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Why Porn Isn’t An Ethical, Fair-Trade, or Cruelty-Free Product

By March 14, 2018February 20th, 2020No Comments

Our generation places an emphasis on healthy, safe, and humane businesses. So many of us want our eggs free-range, our produce organic, and our makeup cruelty-free.

Research has shown that millennials are much more likely to support companies with a purpose or cause attached to them. It’s important to many of this generation and the next to know that we’re making an effort not to support companies or industries that sell harmful products, or harm workers or animals in the process. This kind of consumer activism is powerful, because it affects how these businesses operate and it affects what we buy and why we buy it. After all, the consumer is king, and what is demanded, is supplied. Right?

On the flip side, it seems as though this generation and the next don’t seem quite as specifically concerned about everything they consume on the regular. For example, have you ever thought about where your porn comes from, or what other industries you’re supporting by contributing to the demand for porn?

Study after study has demonstrated the harmful effects of porn, and yet one popular porn site reported that, in just one year, people spent nearly 4.6 billion hours viewing porn. This breaks down to 23 billion visitors, watching a total of 91.9 billion videos, all which have increased since the year before.

It’s clear people are watching more porn than ever before, but many don’t know how they’re fueling the demand for a dangerous and harmful product. So if you’ve never known before, here’s your opportunity to learn.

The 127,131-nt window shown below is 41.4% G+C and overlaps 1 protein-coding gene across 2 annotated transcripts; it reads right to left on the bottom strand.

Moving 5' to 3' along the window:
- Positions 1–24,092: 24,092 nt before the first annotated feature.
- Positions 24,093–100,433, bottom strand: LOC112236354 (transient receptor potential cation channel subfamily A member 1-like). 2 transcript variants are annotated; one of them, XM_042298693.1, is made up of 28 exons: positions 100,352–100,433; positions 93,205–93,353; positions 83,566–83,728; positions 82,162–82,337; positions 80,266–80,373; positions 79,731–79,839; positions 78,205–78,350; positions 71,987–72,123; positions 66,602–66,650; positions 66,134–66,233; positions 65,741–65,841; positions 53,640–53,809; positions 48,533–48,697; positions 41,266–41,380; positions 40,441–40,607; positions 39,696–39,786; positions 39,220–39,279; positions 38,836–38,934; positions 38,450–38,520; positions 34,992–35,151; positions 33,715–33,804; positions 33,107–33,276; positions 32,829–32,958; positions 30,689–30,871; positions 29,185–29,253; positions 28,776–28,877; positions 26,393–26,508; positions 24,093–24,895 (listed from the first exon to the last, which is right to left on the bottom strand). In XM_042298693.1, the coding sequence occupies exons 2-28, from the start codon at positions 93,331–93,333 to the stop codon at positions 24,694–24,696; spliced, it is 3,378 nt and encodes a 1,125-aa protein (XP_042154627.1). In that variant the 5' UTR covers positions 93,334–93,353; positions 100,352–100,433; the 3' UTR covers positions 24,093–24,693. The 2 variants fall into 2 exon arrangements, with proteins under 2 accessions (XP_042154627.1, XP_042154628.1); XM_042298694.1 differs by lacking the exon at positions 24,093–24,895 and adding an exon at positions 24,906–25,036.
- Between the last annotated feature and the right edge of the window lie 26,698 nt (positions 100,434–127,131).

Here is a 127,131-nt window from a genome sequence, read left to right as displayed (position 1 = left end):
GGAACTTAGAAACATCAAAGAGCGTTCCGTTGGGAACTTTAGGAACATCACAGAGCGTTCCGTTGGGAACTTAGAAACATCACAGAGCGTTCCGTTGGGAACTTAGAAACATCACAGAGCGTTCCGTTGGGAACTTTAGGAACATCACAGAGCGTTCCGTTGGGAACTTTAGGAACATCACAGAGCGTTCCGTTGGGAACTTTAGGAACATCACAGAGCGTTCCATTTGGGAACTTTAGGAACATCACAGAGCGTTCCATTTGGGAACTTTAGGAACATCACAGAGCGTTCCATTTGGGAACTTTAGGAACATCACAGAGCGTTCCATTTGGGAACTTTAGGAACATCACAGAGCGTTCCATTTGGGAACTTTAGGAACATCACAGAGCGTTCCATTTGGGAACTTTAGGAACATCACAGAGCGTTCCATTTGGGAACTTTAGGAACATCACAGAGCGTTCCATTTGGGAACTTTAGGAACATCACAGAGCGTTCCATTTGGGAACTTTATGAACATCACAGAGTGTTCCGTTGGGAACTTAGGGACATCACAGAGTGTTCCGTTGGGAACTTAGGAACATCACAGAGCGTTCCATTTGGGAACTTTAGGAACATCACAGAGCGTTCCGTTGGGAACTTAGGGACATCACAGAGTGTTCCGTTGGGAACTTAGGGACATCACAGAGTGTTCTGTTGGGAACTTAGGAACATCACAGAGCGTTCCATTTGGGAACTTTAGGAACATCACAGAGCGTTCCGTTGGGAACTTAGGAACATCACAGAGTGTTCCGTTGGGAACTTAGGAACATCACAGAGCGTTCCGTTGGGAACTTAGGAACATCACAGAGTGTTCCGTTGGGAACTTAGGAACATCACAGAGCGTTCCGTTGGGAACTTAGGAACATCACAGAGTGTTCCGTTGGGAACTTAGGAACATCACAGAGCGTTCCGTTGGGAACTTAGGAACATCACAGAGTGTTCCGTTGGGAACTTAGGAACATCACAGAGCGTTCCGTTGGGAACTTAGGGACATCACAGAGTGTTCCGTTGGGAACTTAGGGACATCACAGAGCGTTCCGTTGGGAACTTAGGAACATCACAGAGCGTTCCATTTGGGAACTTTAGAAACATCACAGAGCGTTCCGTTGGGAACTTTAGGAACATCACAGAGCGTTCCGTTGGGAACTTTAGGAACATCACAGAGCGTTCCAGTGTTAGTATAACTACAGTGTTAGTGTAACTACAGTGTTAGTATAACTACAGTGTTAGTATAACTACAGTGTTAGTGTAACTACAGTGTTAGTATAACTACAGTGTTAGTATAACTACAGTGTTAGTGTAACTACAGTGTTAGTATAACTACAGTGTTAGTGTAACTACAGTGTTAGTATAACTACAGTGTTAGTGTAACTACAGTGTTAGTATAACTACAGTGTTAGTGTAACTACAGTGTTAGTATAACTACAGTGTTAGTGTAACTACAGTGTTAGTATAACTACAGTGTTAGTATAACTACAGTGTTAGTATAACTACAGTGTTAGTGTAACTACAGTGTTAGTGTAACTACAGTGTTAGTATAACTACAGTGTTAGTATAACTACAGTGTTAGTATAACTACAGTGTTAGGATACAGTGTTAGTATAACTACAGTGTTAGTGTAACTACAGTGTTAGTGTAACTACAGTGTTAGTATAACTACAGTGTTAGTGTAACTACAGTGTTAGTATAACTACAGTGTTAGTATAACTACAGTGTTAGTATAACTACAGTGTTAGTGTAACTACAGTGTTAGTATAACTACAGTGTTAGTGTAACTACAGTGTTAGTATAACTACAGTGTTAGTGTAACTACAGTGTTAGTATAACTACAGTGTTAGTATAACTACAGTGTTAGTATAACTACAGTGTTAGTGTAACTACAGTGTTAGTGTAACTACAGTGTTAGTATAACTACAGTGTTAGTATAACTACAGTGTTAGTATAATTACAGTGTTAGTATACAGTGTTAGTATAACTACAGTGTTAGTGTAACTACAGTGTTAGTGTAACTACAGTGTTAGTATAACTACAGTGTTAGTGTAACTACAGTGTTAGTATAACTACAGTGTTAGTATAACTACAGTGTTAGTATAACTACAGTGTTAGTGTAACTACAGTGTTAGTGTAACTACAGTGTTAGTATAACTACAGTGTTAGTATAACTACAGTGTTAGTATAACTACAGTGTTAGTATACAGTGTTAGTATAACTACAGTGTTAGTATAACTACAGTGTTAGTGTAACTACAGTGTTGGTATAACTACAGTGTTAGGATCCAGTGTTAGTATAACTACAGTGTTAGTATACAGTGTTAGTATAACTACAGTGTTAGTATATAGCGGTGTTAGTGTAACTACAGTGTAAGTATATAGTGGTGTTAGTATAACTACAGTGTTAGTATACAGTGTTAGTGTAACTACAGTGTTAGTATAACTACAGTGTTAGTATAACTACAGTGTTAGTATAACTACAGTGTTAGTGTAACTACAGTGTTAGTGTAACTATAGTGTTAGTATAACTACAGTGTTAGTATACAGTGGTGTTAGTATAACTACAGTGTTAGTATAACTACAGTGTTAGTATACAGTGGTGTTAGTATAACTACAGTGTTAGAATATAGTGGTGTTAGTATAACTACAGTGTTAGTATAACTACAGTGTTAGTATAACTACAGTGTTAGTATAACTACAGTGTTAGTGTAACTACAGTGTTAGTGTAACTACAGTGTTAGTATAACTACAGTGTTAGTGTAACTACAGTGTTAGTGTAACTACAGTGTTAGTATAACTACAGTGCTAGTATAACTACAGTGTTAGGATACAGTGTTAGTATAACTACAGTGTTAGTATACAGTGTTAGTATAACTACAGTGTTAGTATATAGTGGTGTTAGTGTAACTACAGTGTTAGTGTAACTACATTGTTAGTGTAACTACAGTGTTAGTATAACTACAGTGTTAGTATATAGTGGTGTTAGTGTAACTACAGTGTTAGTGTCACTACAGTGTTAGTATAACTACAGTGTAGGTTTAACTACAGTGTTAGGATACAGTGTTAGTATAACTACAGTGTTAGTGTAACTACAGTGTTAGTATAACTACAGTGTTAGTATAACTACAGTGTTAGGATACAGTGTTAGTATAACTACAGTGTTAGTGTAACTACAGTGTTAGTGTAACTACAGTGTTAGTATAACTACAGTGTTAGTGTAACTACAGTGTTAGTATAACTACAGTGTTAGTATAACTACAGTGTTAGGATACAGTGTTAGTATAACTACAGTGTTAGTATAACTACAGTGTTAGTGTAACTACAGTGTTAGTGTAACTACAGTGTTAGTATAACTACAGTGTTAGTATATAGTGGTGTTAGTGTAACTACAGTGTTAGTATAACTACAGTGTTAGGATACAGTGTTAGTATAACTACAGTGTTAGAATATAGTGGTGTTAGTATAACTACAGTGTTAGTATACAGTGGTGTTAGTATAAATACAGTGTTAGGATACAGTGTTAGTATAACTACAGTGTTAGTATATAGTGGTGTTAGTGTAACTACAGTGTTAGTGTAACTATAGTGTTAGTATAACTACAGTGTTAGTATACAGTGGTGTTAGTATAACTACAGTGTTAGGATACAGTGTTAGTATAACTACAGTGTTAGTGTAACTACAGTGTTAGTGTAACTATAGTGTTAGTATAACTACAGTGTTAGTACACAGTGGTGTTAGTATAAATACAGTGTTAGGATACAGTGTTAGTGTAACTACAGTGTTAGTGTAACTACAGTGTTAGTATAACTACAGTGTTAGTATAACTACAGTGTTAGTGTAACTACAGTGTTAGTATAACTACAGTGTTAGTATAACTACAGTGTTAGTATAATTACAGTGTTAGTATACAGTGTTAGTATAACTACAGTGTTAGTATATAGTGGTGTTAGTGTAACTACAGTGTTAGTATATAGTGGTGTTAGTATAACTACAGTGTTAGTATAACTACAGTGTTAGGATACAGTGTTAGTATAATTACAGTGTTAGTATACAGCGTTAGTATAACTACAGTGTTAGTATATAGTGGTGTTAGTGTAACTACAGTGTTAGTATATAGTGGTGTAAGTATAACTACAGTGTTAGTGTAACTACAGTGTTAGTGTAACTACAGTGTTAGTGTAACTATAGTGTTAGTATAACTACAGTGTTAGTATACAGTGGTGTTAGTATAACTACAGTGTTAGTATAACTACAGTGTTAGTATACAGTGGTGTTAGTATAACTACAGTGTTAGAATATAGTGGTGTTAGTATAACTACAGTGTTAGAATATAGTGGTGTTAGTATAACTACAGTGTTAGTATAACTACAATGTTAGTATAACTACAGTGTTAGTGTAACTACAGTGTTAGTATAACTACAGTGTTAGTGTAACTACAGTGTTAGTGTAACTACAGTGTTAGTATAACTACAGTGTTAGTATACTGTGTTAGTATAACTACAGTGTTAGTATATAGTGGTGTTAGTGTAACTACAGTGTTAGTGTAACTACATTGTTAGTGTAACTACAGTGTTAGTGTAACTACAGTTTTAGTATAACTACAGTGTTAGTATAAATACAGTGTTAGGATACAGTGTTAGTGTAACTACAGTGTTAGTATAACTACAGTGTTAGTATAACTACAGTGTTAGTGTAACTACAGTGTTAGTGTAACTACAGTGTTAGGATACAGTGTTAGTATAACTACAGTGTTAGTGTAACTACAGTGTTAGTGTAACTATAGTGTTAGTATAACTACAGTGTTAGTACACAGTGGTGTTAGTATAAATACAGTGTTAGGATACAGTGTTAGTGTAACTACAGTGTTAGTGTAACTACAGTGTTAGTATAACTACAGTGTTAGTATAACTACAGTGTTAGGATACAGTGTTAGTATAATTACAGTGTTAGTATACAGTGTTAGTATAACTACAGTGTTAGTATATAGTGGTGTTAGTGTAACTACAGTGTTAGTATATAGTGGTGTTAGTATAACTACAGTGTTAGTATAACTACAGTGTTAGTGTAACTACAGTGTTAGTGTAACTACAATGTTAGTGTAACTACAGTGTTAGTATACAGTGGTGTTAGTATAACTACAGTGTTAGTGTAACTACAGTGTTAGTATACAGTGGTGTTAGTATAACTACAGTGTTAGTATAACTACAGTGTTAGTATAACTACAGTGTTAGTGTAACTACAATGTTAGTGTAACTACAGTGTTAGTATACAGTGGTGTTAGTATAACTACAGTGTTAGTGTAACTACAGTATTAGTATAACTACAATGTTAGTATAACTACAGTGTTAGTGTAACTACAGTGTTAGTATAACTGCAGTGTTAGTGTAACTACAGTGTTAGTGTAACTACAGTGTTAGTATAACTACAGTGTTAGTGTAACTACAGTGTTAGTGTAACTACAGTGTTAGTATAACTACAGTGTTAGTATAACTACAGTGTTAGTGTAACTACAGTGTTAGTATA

No “Safe” Alternative

When consumers are concerned about the dangers of a product, or have concerns about how something is created, they can most often look for a safer, better alternative that fits their standards.

However, there simply is no “safe” or “better” option when it comes to the porn industry. Some companies may claim to have great workplaces and safety regulations, but their product however consensually or nonconsensually produced still normalizes violence and abuse, is indisputably linked to human trafficking, and can lead to compulsive consumption that harms consumers. Not to mention that porn demotes real human beings into nothing more than sexual objects, to be used and discarded like products, inherently promoting objectification and exploitation.

And considering the massive popularity of violent, degrading porn, and producers’ desire to make their content as extreme as possible to keep with the growing demand, does it seem like the industry is moving in a positive, healthy direction, and promoting positive, healthy messages? No, not at all.

And worse yet, the porn industry has been proven to fuel the already existing atrocities of human trafficking—the sad fact is, global demand for porn fuels the demand for forced or coerced performances.

Unfortunately, this is the nature of the porn industry, and there’s no real alternative to this other than putting the time, money, and energy spent on porn into a real relationship. Porn and violence go hand in hand, and there’s no true, lasting way around that unless you ditch it all together.